A Nobel Prize Winner Saved in Ukraine: “Metropolitan Sheptytsky Deserves to be a Righteous Among the Nations”
“Sheptytsky was one of the few leaders of the Church who spoke out against the Nazi killings. His actions were exemplary as his religious institutions saved many Jewish children by protecting them against the Nazis,” said Cornell University Professor Roald Hoffman, a Nobel laureate in Chemistry.
Hoffman is a unique figure in the historical and contemporary context of Ukrainian-Jewish relations. He is the world's only Nobel laureate who was born in Ukraine and escaped from the fire of Holocaust there during the Second World War. The young Roald and his family were hidden by the Ukrainian teacher Mykola Dyuk in the village of Univ in Lviv oblast (province), which is known for its Ukrainian Greek Catholic monastery. Therefore, the world-renowned scholar’s opinion of Metropolitan Sheptytsky, the head of the Ukrainian Greek Catholic Church in the first half of the 20th century, is particularly noteworthy.
2015 marks the 150th anniversary of the year of Andrei Sheptytsky’s birth (1865-1944). This prompted Professor Hoffman for the first time to agree to answer questions about the personality and merits of the Metropolitan, whose life and work still provokes controversy in different countries. The following is his conversation with journalist Shimon Briman, who is also Ukrainian Jewish Encounter’s liaison in Israel.
S.B.: How do you assess his personality? Is he a highly spiritual person, or the conformist, where for historical reasons he collaborated with the Bolsheviks and the Nazis? Is he a defender of the Jews or the person who blessed the SS Galicia Division?
R.H.: Nothing is simple in difficult times. I think Metropolitan Sheptytsky was a righteous and spiritual leader of the Ukrainian Greek Catholic Church. He made a mistake in welcoming the Nazi invaders, but quickly realized the evil they represented. His actions during the war were exemplary—his religious institutions saved many Jewish children, sheltering them from the Nazis. He wrote reports to the Vatican that clearly told of the mass killings of the Jews. In his sermons he condemned the participation of Ukrainians in the killings. Sheptytsky even opposed Nazi rule, which in itself was a bold act. He made a second mistake in blessing the SS Galicia division. On balance he was a good man in the difficult times for his people, and in the worst times for Jews in Poland and Ukraine.
S.B.: Do you think he is worthy to join the ranks of the Righteous in Israel’s Yad Vashem? Why has Yad Vashem refused to award this title to Sheptytsky? There are concrete facts that the Metropolitan personally rescued dozens of Jews in his residence, and hundreds of Jews were hidden in monasteries in Western Ukraine on his orders.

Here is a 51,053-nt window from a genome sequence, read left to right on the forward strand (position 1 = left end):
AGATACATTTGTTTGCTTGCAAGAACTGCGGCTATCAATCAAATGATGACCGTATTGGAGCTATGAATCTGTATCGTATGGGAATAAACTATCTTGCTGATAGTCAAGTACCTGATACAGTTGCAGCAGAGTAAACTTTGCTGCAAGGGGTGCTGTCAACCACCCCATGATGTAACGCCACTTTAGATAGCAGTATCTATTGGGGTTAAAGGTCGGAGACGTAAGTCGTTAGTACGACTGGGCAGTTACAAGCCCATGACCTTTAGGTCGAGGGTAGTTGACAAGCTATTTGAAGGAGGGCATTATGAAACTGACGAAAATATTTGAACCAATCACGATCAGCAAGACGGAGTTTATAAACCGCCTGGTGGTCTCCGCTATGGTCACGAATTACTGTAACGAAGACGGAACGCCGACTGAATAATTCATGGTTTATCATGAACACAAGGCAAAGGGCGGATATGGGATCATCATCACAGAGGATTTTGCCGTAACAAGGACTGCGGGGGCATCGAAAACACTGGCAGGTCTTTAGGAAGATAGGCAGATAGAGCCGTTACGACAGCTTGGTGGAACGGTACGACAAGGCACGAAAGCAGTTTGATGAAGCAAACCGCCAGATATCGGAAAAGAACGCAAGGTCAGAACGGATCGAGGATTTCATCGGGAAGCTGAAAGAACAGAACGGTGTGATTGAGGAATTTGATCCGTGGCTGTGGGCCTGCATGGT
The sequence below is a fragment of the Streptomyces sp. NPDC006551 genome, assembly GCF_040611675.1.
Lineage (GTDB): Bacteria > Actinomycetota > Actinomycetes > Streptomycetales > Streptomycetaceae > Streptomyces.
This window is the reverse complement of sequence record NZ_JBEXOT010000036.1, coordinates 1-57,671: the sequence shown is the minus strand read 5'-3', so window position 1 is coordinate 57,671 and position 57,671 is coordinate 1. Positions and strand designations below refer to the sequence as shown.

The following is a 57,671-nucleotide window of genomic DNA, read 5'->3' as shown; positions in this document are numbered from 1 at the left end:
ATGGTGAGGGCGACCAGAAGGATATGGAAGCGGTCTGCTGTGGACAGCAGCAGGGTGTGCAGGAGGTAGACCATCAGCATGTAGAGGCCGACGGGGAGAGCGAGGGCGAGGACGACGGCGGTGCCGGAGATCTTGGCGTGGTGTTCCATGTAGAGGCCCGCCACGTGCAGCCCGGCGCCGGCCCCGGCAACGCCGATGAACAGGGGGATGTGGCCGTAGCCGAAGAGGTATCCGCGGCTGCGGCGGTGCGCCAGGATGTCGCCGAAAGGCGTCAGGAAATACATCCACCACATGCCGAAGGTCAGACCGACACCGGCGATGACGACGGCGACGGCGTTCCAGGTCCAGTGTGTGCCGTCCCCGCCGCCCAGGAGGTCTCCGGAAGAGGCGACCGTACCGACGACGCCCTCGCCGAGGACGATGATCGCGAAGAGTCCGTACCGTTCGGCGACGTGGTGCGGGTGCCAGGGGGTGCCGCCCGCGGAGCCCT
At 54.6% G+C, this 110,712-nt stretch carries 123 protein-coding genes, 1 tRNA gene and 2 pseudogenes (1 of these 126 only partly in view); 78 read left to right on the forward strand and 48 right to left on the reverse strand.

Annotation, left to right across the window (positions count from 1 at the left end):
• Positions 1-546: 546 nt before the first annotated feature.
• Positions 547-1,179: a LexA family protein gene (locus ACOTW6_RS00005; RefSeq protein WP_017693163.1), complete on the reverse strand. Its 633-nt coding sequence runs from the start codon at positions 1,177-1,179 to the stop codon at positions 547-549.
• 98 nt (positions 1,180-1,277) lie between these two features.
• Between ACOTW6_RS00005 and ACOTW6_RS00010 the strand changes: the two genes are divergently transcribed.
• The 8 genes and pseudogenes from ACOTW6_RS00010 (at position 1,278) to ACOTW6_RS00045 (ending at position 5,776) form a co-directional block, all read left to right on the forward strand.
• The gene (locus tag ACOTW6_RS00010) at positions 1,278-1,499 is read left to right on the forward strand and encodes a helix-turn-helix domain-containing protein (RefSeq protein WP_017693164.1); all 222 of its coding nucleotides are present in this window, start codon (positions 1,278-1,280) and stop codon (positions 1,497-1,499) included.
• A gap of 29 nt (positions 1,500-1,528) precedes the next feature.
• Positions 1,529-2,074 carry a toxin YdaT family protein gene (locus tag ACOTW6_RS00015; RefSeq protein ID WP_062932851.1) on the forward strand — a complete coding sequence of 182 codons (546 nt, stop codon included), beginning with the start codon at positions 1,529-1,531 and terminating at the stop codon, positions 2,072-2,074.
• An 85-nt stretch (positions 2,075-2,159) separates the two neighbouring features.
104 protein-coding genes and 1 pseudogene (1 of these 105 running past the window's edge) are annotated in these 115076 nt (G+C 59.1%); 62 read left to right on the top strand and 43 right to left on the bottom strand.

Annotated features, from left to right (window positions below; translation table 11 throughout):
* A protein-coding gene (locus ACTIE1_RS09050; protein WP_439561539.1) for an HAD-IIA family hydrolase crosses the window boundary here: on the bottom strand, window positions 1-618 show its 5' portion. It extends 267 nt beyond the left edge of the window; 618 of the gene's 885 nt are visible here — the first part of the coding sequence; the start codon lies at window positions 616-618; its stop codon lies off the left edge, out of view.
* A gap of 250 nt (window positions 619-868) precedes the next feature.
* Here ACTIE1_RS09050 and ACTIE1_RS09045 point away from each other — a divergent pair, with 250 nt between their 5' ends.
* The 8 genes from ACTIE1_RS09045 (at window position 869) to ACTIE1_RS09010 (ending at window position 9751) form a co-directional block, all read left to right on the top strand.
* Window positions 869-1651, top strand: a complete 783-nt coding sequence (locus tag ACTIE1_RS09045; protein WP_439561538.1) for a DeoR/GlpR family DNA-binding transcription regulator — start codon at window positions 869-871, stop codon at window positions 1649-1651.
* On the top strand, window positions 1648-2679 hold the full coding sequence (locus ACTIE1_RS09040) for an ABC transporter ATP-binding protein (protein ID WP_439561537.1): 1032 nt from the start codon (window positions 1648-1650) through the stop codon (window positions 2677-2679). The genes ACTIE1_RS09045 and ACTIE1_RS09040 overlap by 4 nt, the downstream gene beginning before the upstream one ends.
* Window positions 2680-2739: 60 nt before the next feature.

R.H.: I think his actions clearly deserve recognition as Righteous Among the Nations from Yad Vashem. I think Yad Vashem earlier received disinformation from Soviet authorities, who viewed Sheptytsky as a representative of Ukrainian nationalism. The sad thing is that in subsequent years the Yad Vashem leadership has not seen it possible to discard this false information and have not been able to reach a balanced judgment on a righteous religious leader. Yes, he made some mistakes but nevertheless through his personal leadership and authority and by often overcoming I suspect opposition from among his own religious circles, he managed to save over a hundred, maybe many more, Jewish children and young people. These actions were very risky for him personally and for this church.
At the end of this interview the Noble laureate shared one of his memories from childhood. For many long months, he secretly looked out the window of the attic where his family was hidden and watched with envy as the children from the monastery went to school or played in the yard. Only many years later did Hoffman learn that among the Ukrainian children were three Jewish boys who were hidden under false names in the Univ Monastery on the orders of Metropolitan Andrei Sheptytsky.
Editor’s note: Roald Hoffman was born in 1937 in the town of Zolochiv, which is now a district center in the Lviv oblast of Ukraine. In 1943-44, some of his family was hidden in the attic of the school building in the village of Univ near Zolochiv. His father, one of the leaders of underground groups in a labor camp, was shot and killed by the Nazis. Hoffman and his mother moved to the United States only in 1949. Entering school late, Hoffman already by age 25 defended his doctoral dissertation in chemistry at Harvard University, and at the age of 44 received the Nobel Prize.
By Shimon Briman, UJE, Israel
Translated and edited from the Russian by Peter Bejger